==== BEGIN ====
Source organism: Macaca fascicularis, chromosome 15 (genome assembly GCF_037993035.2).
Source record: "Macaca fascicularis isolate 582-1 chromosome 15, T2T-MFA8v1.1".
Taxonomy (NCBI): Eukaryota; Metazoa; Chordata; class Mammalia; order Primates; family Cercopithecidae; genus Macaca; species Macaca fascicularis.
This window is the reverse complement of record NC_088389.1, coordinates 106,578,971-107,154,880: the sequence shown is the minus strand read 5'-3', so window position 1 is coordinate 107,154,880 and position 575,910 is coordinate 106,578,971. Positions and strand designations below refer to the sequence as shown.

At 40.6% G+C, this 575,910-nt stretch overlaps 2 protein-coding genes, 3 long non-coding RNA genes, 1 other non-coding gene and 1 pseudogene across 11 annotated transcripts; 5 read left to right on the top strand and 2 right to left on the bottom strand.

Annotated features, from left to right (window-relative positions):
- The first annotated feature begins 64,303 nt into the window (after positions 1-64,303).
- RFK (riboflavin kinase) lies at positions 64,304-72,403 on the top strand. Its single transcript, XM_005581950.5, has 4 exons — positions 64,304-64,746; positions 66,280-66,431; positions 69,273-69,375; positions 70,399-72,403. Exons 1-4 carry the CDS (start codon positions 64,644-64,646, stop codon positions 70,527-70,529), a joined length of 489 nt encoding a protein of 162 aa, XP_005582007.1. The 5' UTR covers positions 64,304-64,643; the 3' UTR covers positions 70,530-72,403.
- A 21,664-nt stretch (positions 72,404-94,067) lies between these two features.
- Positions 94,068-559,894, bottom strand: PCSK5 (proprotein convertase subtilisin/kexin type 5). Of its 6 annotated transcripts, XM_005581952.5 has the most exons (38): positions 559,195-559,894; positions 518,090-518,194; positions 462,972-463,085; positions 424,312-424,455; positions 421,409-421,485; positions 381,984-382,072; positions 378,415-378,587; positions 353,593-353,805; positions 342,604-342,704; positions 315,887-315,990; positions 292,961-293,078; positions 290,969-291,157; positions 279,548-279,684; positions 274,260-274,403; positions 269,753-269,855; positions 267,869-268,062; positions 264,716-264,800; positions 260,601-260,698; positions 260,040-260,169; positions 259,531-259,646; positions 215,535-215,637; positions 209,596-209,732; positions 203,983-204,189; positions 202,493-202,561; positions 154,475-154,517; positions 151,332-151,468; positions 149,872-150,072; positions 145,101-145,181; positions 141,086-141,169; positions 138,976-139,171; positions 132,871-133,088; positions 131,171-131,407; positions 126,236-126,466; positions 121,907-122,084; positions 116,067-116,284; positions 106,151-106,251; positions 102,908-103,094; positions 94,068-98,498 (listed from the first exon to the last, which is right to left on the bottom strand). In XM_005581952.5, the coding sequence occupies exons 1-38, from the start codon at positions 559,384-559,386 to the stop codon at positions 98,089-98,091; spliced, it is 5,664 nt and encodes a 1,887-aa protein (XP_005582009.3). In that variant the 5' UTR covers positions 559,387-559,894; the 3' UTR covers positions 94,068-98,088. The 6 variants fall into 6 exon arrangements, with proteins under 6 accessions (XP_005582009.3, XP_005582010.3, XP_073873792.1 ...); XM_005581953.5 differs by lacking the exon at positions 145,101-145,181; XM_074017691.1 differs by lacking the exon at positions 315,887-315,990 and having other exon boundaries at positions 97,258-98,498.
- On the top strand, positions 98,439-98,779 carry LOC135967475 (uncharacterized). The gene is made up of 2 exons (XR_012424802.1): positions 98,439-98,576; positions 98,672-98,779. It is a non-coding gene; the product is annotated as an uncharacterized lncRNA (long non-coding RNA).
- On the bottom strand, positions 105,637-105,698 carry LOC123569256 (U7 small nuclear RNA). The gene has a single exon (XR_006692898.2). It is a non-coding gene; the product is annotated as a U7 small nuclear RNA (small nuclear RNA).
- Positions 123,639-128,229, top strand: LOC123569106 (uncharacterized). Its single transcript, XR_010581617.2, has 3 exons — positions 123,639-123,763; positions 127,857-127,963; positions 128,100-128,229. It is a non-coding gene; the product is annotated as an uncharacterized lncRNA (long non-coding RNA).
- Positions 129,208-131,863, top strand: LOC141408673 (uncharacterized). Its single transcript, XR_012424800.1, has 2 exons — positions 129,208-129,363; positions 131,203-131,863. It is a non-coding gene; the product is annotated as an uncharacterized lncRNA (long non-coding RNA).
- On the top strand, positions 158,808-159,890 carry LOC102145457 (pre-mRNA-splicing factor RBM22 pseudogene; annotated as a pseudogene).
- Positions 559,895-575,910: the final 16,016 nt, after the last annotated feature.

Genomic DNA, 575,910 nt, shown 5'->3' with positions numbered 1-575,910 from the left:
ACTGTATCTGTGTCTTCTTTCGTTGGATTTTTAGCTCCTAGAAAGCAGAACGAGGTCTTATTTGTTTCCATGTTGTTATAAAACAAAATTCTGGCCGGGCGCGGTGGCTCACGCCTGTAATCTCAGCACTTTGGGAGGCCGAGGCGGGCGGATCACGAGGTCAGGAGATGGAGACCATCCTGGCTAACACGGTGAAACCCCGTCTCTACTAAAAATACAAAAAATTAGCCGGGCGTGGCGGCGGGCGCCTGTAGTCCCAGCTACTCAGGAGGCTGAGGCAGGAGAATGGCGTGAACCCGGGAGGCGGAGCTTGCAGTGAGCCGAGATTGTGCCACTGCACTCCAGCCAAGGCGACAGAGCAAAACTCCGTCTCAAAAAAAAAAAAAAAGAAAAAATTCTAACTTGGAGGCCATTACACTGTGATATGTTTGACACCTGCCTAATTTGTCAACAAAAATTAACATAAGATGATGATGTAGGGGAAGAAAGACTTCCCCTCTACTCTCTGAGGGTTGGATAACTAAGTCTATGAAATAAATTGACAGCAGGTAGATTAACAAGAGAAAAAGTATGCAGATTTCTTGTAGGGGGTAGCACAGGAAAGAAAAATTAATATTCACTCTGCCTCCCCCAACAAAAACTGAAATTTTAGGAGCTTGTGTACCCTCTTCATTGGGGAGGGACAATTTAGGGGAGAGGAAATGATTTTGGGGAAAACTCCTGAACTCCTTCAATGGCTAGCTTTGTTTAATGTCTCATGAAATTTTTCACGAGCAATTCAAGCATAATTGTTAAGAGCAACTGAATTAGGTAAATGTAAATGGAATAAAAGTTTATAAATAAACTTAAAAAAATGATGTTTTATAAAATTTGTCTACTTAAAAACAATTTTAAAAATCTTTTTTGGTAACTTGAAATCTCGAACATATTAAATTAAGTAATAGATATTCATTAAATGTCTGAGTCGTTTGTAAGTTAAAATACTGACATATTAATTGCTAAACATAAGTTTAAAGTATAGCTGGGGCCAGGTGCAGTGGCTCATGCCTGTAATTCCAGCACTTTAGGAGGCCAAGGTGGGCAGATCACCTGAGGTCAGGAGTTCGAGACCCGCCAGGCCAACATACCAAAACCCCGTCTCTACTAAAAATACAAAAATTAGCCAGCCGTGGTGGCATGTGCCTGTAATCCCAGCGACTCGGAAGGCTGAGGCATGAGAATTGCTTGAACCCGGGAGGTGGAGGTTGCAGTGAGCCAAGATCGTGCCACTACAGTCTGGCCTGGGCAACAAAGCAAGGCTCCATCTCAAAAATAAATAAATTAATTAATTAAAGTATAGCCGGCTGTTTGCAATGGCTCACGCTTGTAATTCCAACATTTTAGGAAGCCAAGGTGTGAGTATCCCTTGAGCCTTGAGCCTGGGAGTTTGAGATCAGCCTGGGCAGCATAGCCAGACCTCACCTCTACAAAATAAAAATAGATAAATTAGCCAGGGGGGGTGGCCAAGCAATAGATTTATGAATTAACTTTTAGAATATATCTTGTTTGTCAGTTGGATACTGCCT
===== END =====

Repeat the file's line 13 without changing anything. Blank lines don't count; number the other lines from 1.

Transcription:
- Positions 123,639-128,229, top strand: LOC123569106 (uncharacterized). Its single transcript, XR_010581617.2, has 3 exons — positions 123,639-123,763; positions 127,857-127,963; positions 128,100-128,229. It is a non-coding gene; the product is annotated as an uncharacterized lncRNA (long non-coding RNA).